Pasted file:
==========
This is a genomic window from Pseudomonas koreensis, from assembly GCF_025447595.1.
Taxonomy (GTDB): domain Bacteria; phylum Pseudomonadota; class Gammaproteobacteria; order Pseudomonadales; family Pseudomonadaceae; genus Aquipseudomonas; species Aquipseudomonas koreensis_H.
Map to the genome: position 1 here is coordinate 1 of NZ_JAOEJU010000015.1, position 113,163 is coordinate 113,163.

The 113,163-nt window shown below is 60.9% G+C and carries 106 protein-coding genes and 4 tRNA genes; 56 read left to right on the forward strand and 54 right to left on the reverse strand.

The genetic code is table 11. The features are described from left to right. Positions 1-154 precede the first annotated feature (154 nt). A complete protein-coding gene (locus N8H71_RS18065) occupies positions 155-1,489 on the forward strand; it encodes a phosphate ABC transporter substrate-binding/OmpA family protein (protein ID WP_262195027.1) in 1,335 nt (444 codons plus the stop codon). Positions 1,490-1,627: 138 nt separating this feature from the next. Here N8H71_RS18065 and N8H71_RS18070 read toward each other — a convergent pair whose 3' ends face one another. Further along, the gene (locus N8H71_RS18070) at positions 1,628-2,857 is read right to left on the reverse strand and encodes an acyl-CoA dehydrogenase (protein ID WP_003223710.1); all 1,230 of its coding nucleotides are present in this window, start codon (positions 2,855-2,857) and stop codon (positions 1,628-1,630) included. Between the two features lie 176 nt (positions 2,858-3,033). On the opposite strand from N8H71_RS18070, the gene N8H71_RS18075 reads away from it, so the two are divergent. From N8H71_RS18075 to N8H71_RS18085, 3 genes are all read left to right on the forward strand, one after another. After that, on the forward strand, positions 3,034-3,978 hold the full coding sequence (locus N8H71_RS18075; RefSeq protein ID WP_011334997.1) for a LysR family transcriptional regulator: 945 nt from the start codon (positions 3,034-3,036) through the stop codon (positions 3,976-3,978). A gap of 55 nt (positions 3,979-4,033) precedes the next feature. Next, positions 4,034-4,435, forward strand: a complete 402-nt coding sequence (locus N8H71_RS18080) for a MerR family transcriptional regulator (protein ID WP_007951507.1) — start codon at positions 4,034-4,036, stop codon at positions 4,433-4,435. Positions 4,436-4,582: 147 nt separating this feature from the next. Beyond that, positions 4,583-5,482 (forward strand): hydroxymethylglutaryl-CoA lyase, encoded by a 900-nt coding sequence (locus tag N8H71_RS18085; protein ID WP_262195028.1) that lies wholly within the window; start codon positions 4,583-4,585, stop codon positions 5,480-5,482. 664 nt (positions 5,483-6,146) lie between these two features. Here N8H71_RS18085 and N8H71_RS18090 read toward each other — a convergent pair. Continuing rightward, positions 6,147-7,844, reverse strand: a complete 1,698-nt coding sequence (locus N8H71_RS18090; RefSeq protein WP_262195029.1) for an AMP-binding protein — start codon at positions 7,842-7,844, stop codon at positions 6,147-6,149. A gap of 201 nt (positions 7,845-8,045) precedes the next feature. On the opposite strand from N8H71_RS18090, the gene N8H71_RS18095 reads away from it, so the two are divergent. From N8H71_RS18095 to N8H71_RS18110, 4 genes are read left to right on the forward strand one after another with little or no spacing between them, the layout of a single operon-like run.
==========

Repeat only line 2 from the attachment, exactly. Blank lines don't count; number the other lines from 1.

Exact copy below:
Taxonomy (GTDB): domain Bacteria; phylum Pseudomonadota; class Gammaproteobacteria; order Pseudomonadales; family Pseudomonadaceae; genus Aquipseudomonas; species Aquipseudomonas koreensis_H.